Cosmopolitanism by Kwame Anthony Appiah
Ethics in a World of Strangers (Issues of Our Time Series)

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Synopsis

“A brilliant and humane philosophy for our confused age.”—Samantha Power, author of A Problem from Hell


Drawing on a broad range of disciplines, including history, literature, and philosophy—as well as the author's own experience of life on three continents—?Cosmopolitanism? is a moral manifesto for a planet we share with more than six billion strangers.
 

About Kwame Anthony Appiah

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Kwame Anthony Appiah, the president of the PEN American Center, is the author of The Ethics of Identity, Thinking It Through: An Introduction to Contemporary Philosophy, The Honor Code, and the prize-winning Cosmopolitanism. Raised in Ghana and educated in England, he has taught philosophy on three continents and is currently a professor at Princeton University.
 
Published March 1, 2010 by W. W. Norton & Company. 224 pages
Genres: History, Political & Social Sciences, Education & Reference, Law & Philosophy. Non-fiction

Unrated Critic Reviews for Cosmopolitanism

Publishers Weekly

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In a world more interconnected than ever, the responsibilities and obligations we share remain matters of volatile debate. Weighing in on a discourse that includes both visions of "clashing civ

Nov 21 2005 | Read Full Review of Cosmopolitanism: Ethics in a ...

The Guardian

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Cosmopolitanism: Ethics in a World of Strangers by Kwame Anthony Appiah 196pp, Allen Lane, £16.99 Prehistoric hunter-gatherers encountered fewer people in a lifetime than we would on a single day walking down New York's Fifth Avenue.

Aug 26 2006 | Read Full Review of Cosmopolitanism: Ethics in a ...

Publishers Weekly

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Amid the good and bad of globalization, the author parses some basic cultural-philosophical beliefs—drawing frequent examples from his own far-flung multicultural family as well as from impersonal relationships of exchange and power—to focus due attention on widespread and unexamined assumptions ...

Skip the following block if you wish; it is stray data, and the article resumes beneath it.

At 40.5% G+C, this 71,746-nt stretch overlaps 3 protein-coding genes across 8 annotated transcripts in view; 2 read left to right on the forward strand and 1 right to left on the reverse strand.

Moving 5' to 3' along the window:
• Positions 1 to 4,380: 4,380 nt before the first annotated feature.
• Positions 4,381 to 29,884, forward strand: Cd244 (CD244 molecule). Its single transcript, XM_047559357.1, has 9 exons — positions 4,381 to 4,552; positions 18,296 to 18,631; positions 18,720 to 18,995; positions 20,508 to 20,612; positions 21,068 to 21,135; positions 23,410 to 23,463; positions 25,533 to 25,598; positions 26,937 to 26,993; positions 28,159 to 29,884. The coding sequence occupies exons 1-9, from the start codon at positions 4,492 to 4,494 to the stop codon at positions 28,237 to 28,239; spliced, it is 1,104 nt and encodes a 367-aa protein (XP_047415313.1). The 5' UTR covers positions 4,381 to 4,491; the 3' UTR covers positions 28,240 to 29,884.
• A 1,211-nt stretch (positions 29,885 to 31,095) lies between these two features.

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Spirituality & Practice

regard all the peoples of the earth as so many branches of a single family, and the universe as a state, of which they, with innumerable other rational beings, are citizens, promoting together under the general laws of nature the perfection of the whole, while each in his own fashion is busy with...

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Ben Casnocha

Trade, then, bears diversity from this sameness because so many cultural producers emphasize difference (either for intrinsic — identity — purposes or for the extrinsic fruits of diversity).

Jun 09 2006 | Read Full Review of Cosmopolitanism: Ethics in a ...

Ben Casnocha

On the positive side, we get a lot of generalities: it's important to talk with people from other cultures, to maintain mutual respect, to learn about other ways of life, and most of all — his favorite phrase, which captures the modesty of his proposals — we need the curiosity inherent in a parti...

Oct 09 2009 | Read Full Review of Cosmopolitanism: Ethics in a ...

The Oxonian Review

In this respect, what Appiah calls ‘rooted cosmopolitanism’ is not far off from the multiculturalism of choice and freedom preferred by Sen. Cosmopolitanism continues the broad project of The Ethics of Identity, but, unlike the latter, it is not so much a treatise as a fusion of philosophical ar...

Dec 15 2006 | Read Full Review of Cosmopolitanism: Ethics in a ...

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